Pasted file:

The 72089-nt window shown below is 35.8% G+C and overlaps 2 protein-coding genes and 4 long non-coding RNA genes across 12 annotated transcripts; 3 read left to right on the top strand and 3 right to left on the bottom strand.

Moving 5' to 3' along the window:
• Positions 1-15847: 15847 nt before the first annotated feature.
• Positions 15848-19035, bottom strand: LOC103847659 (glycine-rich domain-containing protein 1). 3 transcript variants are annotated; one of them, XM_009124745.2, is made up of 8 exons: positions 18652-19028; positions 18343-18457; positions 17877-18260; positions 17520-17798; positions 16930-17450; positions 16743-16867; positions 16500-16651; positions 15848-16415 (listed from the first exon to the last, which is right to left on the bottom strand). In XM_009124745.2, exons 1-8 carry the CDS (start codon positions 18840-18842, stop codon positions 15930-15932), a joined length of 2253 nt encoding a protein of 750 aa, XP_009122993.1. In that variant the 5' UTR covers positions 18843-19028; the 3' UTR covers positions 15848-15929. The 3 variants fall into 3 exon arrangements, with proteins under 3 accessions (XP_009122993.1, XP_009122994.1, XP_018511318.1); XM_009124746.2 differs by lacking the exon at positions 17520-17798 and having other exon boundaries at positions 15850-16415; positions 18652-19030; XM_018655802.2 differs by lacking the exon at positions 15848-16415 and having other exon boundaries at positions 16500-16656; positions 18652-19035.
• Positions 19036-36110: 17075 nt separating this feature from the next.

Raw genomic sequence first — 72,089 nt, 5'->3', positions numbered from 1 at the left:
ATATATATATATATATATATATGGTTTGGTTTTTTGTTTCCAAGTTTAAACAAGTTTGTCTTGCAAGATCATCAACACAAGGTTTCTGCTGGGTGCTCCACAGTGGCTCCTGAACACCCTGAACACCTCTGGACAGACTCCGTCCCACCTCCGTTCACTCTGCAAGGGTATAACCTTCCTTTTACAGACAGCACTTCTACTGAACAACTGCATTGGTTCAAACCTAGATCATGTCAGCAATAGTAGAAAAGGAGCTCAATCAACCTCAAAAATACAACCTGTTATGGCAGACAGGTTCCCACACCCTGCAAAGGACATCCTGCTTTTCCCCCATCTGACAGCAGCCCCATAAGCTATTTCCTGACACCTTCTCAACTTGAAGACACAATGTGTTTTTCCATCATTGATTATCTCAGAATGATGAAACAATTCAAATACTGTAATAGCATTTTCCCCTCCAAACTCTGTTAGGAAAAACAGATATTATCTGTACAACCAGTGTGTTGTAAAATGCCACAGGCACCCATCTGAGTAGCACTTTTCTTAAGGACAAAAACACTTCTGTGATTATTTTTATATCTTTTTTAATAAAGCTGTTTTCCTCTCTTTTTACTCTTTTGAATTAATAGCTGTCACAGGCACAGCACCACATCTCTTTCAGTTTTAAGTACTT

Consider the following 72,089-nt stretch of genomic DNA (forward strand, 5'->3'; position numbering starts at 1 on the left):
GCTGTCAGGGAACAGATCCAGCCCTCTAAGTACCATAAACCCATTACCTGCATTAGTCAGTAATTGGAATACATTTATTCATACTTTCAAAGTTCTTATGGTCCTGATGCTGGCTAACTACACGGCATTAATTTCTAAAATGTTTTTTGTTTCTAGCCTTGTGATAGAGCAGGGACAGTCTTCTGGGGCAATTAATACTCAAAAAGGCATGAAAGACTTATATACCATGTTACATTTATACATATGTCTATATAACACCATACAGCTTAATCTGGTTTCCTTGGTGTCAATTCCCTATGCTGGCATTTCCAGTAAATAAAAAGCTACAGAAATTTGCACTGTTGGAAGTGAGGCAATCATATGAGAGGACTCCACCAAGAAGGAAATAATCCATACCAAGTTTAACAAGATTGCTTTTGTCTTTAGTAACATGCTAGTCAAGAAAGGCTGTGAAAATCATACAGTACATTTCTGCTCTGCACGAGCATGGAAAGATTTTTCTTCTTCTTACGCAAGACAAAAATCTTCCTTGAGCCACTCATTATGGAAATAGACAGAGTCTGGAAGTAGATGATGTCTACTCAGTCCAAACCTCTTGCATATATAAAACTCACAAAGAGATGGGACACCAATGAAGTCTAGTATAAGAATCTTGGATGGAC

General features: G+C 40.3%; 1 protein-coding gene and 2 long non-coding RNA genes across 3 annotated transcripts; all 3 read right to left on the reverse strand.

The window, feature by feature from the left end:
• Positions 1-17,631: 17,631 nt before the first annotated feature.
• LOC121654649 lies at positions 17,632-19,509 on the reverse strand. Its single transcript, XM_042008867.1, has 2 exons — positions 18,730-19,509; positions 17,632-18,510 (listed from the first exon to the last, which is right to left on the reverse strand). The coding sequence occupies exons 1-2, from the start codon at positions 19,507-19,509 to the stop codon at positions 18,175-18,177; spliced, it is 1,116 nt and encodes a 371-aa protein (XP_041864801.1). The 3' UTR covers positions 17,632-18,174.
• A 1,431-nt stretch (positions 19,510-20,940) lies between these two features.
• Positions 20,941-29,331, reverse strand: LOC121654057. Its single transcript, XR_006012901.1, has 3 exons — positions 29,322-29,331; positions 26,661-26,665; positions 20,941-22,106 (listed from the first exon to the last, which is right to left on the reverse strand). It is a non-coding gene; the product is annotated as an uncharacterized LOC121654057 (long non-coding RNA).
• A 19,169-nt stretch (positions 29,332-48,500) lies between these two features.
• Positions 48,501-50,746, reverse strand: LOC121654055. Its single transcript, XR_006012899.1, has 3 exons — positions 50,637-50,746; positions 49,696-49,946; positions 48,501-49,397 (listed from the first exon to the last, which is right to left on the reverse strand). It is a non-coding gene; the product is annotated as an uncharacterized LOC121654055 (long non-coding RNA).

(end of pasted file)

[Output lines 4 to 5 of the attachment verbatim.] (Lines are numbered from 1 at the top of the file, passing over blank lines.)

• Positions 15848-19035, bottom strand: LOC103847659 (glycine-rich domain-containing protein 1). 3 transcript variants are annotated; one of them, XM_009124745.2, is made up of 8 exons: positions 18652-19028; positions 18343-18457; positions 17877-18260; positions 17520-17798; positions 16930-17450; positions 16743-16867; positions 16500-16651; positions 15848-16415 (listed from the first exon to the last, which is right to left on the bottom strand). In XM_009124745.2, exons 1-8 carry the CDS (start codon positions 18840-18842, stop codon positions 15930-15932), a joined length of 2253 nt encoding a protein of 750 aa, XP_009122993.1. In that variant the 5' UTR covers positions 18843-19028; the 3' UTR covers positions 15848-15929. The 3 variants fall into 3 exon arrangements, with proteins under 3 accessions (XP_009122993.1, XP_009122994.1, XP_018511318.1); XM_009124746.2 differs by lacking the exon at positions 17520-17798 and having other exon boundaries at positions 15850-16415; positions 18652-19030; XM_018655802.2 differs by lacking the exon at positions 15848-16415 and having other exon boundaries at positions 16500-16656; positions 18652-19035.
• Positions 19036-36110: 17075 nt separating this feature from the next.